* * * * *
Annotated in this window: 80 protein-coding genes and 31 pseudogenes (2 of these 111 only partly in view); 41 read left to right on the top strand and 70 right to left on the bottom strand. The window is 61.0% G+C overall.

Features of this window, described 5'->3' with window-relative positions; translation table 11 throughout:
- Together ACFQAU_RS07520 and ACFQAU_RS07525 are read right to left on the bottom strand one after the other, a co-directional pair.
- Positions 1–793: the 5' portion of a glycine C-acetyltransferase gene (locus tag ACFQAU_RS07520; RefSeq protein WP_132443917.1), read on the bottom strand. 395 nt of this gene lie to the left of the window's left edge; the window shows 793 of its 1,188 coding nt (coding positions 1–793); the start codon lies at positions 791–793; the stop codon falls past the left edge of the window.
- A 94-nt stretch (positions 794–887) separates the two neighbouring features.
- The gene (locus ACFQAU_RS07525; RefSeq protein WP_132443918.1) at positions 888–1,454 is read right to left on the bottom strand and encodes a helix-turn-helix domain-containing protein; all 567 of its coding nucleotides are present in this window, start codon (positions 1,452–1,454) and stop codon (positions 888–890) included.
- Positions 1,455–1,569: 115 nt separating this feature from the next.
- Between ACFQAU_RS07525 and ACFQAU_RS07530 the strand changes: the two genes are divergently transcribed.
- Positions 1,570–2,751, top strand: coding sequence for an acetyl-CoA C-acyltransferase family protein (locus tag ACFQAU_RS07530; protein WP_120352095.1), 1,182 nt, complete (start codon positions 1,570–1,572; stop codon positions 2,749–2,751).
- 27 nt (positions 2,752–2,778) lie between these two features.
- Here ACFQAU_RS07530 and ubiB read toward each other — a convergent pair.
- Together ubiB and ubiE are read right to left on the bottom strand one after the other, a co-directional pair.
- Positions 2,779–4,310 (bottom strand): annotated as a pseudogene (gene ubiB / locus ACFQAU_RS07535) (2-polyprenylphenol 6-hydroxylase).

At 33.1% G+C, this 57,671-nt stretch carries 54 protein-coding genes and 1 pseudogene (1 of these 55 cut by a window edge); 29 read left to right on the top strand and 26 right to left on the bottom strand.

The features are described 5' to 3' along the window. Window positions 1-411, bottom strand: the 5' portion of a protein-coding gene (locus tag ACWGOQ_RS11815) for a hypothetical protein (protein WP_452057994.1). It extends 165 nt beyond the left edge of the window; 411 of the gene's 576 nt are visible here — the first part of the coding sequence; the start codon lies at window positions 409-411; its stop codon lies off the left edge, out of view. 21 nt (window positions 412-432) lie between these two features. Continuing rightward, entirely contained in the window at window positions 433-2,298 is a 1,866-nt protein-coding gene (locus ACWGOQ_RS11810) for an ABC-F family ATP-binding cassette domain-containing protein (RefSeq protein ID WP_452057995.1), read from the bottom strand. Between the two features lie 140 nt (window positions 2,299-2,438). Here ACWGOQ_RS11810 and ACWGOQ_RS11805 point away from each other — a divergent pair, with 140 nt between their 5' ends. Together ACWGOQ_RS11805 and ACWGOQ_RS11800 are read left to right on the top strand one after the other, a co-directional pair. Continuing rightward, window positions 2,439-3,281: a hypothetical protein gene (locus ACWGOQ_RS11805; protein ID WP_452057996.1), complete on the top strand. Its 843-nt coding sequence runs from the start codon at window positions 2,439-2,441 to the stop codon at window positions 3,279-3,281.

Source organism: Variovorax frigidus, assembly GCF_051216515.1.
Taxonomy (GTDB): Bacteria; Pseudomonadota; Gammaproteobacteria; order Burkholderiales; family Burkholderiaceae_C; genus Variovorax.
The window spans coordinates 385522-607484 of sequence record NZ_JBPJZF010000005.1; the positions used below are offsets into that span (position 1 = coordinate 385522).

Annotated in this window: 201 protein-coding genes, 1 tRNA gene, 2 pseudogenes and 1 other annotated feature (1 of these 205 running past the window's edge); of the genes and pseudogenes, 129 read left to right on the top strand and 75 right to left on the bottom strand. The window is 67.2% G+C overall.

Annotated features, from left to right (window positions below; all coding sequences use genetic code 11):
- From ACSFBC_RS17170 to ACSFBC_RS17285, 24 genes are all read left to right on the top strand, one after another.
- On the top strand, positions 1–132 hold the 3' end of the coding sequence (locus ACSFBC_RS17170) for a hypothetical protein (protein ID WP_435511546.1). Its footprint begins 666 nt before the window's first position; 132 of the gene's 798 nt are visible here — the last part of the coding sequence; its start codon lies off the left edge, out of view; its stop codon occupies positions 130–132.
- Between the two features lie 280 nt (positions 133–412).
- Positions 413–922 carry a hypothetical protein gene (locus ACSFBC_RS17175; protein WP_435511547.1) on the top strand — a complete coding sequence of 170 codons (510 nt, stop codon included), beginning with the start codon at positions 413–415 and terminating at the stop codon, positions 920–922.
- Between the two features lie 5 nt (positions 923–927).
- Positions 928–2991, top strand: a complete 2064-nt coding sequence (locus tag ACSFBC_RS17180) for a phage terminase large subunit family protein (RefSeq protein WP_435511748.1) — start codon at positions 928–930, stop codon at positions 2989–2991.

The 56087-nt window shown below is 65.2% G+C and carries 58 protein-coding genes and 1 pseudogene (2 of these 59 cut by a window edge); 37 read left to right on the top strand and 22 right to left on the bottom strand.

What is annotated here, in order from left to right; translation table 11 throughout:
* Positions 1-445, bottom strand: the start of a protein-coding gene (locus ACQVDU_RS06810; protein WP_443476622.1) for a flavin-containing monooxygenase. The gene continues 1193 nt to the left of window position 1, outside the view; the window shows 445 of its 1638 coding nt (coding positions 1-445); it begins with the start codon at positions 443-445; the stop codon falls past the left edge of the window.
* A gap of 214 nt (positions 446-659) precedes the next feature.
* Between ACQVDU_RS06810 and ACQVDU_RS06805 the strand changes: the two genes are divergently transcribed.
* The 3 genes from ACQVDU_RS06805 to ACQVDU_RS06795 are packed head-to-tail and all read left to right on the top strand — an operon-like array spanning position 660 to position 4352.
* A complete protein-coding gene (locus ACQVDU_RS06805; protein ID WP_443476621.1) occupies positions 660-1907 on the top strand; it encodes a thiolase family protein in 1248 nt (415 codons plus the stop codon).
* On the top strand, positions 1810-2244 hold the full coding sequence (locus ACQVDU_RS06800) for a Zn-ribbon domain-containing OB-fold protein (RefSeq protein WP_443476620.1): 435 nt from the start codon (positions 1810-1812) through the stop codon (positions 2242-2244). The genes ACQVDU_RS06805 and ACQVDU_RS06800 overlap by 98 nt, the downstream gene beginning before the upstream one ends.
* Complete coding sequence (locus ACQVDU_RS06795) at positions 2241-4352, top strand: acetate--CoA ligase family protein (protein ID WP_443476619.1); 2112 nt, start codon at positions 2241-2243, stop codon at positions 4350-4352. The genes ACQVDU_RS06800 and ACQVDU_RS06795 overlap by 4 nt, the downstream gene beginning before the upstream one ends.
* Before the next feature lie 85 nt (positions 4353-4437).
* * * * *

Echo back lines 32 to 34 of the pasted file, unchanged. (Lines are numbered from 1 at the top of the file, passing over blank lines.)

* The 3 genes from ACQVDU_RS06805 to ACQVDU_RS06795 are packed head-to-tail and all read left to right on the top strand — an operon-like array spanning position 660 to position 4352.
* A complete protein-coding gene (locus ACQVDU_RS06805; protein ID WP_443476621.1) occupies positions 660-1907 on the top strand; it encodes a thiolase family protein in 1248 nt (415 codons plus the stop codon).
* On the top strand, positions 1810-2244 hold the full coding sequence (locus ACQVDU_RS06800) for a Zn-ribbon domain-containing OB-fold protein (RefSeq protein WP_443476620.1): 435 nt from the start codon (positions 1810-1812) through the stop codon (positions 2242-2244). The genes ACQVDU_RS06805 and ACQVDU_RS06800 overlap by 98 nt, the downstream gene beginning before the upstream one ends.